AR-15’s for Deer and Hog Hunting? You Bet!

AR-15’s for Deer and Hog Hunting?  You Bet! AR-15’s for Deer and Hog Hunting?  Every fall, the same argument gets churning in the chatrooms and on the hunting websites: is an AR-15 chambered in .223 Rem/5.56 NATO “enough gun” for deer and hog hunting? The short answer: Hell, yes! Despite the nay sayers–and there are […]

The Riot Games: How the Age of Entitlement is Changing America

The Riot Games: How the Age of Entitlement is Changing America By Kat Ainsworth

It’s a scene apparently set on repeat: city streets teeming with rioters while law enforcement officers (LEOs) risk their lives protecting the very people demonstrating their hatred of anyone with a badge. It’s become an unending mass of angry, opportunistic people spending their nights overturning cars, looting small businesses, and screaming profanities at LEOs. They’re not always local, either; protesters are routinely bused in from other states to bolster numbers. In 2014 it was Ferguson, Missouri. Today it’s Charlotte, North Carolina. Tomorrow it might be in your hometown. And while unrest has always existed in one form or another, it’s at an all-time high.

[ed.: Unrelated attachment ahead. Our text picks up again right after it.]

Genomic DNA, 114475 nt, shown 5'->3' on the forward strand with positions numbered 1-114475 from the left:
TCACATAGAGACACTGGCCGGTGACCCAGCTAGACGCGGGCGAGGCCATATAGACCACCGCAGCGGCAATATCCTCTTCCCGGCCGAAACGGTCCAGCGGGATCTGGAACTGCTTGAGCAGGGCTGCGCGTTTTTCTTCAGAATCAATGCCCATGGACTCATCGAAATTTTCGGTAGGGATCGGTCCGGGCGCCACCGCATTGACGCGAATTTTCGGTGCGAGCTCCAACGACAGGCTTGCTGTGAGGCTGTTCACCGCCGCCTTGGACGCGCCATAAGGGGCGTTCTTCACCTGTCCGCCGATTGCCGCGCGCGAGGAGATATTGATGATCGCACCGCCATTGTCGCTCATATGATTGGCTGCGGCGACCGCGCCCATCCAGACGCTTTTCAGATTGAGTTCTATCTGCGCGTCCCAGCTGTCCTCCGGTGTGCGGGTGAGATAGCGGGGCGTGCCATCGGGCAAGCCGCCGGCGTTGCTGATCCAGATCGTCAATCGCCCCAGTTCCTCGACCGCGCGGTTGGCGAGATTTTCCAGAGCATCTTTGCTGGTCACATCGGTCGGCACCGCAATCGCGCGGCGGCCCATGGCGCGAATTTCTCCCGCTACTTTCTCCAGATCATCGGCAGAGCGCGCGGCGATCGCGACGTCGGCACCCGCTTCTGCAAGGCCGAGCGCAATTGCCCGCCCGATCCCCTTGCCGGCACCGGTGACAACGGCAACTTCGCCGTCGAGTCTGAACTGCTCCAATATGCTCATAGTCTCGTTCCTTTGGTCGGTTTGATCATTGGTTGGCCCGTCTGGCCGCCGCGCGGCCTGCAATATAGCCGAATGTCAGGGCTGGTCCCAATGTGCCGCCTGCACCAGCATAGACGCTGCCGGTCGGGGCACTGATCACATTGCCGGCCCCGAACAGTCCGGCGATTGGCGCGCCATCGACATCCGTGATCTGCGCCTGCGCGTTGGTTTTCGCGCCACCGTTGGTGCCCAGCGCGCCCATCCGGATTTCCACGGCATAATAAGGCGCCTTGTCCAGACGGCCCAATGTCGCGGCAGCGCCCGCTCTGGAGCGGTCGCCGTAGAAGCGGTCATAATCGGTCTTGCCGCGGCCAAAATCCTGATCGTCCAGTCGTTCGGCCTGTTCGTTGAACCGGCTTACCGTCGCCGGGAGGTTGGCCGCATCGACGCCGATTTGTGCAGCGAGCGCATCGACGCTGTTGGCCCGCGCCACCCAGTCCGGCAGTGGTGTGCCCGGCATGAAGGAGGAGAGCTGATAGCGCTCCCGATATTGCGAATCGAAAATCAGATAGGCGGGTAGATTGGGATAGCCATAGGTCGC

When Trayvon Martin was killed in self-defense by George Zimmerman – you can argue Zimmerman’s presence in the area, but evidence showed the shooting itself was justified – President Barack Obama didn’t have much to say. What he did say was this: “If I had a son, he’d look like Trayvon.” When the Grand Jury in Ferguson, Missouri made its ruling in favor of the officer who shot Michael Brown, the President “appealed” to local LEOs to “show care and restraint” with protesters. In the same speech he lamented what he believes is a “legacy of racial discrimination in this country.” And when rioters stormed Baltimore over Freddie Gray’s death – for which every officer was later exonerated – Obama demanded “full transparency and accountability” from law enforcement rather than offering support. We are facing the worst race-based riots since 1992 and instead of trying to head off disaster our nation’s leader is fanning the flames.